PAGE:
But the effect has been to highlight only the least objectionable demands on a range of issues--and exclude anything more radical. Thus, the chief demands of April 29 avoid certain contentious but all-important questions--the Bush administration's war threats against Iran, the Palestinian struggle against Israeli occupation, even immediate withdrawal from Iraq--with the intentionally vague statement "No more never-ending oil wars."

The goal--explicitly stated by some organizers--is to make this demonstration part of a broader mobilization behind the Democrats for the midterm congressional elections in November. This is part of a strategic orientation aimed not at mobilizing the growing numbers of people against Bush's war, but at promoting the "antiwar Democrats."

But the Democrats--and not only the party's mainstream leadership, but its liberal wing--are still pushing ways to "win" the war with formulas that aren't much different from the White House line that "as Iraqis stand up, we will stand down."

Thus, the proposal from the Pentagon brass' mouthpiece Rep. John Murtha--described by the media and even peace groups like UFPJ as "antiwar"--is really aimed at salvaging, not ending, the U.S. military dominance of the Persian Gulf region, through redeploying U.S. troops out of Iraq to Kuwait, Qatar and Dubai.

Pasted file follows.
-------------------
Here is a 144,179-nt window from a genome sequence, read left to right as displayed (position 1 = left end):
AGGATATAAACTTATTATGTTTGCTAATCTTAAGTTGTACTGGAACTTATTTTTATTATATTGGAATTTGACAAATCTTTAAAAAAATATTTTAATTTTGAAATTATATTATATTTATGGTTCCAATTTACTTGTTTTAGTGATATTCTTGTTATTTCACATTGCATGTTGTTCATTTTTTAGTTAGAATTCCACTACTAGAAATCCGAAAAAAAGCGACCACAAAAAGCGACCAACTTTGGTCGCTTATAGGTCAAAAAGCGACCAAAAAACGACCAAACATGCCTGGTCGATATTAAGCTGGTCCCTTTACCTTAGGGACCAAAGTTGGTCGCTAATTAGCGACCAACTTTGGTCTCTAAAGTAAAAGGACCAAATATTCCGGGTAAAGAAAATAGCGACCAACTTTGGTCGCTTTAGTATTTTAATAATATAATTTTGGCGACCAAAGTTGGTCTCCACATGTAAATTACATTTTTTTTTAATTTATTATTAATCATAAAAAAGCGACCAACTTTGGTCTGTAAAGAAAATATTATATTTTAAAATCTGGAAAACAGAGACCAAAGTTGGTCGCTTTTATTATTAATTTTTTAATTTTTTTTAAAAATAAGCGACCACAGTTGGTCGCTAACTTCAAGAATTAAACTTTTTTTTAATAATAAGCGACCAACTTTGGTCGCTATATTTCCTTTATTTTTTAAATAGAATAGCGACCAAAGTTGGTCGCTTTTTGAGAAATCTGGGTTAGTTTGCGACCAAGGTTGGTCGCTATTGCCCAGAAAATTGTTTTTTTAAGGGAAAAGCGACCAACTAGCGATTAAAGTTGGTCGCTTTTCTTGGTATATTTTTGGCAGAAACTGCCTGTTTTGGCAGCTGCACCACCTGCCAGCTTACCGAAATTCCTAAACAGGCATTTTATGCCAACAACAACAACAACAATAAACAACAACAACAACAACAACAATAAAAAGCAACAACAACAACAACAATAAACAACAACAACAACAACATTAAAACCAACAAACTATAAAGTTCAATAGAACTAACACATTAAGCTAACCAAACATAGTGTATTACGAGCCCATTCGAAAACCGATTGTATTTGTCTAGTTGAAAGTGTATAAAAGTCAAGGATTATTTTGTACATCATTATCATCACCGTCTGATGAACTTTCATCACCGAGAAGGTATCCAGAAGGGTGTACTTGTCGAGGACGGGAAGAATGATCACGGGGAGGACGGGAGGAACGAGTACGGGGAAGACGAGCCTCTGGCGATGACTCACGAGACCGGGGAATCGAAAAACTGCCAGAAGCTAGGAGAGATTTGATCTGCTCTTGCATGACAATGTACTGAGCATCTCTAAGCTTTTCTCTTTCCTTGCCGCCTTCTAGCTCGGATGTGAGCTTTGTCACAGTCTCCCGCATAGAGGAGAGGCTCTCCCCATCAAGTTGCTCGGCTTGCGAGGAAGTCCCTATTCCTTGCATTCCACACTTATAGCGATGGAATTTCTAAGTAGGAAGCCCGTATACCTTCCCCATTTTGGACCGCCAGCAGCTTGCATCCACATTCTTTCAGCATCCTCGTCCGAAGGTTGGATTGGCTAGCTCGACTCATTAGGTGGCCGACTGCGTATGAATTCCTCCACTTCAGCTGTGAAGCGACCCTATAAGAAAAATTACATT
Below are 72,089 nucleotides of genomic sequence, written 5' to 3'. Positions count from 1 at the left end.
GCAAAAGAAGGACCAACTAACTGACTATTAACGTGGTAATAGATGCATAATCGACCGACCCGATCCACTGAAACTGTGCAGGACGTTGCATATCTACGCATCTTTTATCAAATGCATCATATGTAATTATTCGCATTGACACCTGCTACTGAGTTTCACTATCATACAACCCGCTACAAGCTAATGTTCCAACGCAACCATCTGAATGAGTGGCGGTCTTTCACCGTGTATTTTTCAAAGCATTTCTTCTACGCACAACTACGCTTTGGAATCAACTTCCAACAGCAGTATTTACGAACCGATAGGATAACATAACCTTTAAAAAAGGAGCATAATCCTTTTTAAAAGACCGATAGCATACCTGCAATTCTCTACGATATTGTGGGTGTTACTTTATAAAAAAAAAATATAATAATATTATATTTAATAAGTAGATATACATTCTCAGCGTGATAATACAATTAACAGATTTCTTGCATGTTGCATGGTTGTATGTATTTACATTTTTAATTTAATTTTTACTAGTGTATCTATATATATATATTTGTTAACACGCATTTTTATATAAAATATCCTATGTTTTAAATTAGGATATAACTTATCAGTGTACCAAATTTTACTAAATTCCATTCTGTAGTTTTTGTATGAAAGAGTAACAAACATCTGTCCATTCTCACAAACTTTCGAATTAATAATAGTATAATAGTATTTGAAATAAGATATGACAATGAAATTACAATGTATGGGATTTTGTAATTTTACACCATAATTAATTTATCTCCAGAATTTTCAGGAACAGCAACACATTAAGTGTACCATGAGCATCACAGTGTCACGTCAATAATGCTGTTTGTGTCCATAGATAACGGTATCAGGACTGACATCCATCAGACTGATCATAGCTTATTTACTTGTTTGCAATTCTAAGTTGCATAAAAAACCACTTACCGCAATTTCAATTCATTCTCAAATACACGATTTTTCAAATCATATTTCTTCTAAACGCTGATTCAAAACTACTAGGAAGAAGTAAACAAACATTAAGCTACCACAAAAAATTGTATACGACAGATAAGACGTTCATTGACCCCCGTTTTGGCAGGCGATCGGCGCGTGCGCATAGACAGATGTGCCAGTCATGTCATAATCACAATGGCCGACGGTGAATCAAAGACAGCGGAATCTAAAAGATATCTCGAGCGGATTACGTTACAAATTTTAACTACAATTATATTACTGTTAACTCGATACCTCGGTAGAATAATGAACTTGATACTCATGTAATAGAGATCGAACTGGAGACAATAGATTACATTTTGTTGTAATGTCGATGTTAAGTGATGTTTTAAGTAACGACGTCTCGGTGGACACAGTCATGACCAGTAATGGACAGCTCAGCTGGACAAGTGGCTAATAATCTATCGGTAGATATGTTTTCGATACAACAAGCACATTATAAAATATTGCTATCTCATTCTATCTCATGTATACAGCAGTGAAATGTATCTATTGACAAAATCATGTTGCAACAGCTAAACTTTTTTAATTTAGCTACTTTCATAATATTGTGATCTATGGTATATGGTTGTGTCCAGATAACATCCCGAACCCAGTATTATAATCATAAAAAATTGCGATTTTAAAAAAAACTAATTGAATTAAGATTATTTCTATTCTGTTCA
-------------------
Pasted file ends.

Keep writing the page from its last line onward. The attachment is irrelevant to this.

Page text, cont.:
The Democrats' attempts to position themselves as more competent in defending national security than the Republicans has also given a discredited and unpopular White House the political room to beat the war drums against Iran. If the antiwar movement lines up behind the Democrats, it will undermine efforts to oppose all U.S. military interventions.

The Democrats are not an antiwar party. The antiwar movement can't hope to meet the challenges it faces if it tailors its activity and arguments to the needs of a pro-war political party.

UFPJ wants to tone down the message of the movement to match what its supposed "allies" in the Democratic Party are saying. But this is exactly the opposite of what the immense antiwar majority is looking for. The slogan "Take back Congress" doesn't inspire anyone.

The successes in the struggle over the past year have been at the grassroots--opposing military recruitment on campus, developing networks of antiwar veterans, supporting the GI resisters. This is where we have to start in building for the future success of the antiwar movement.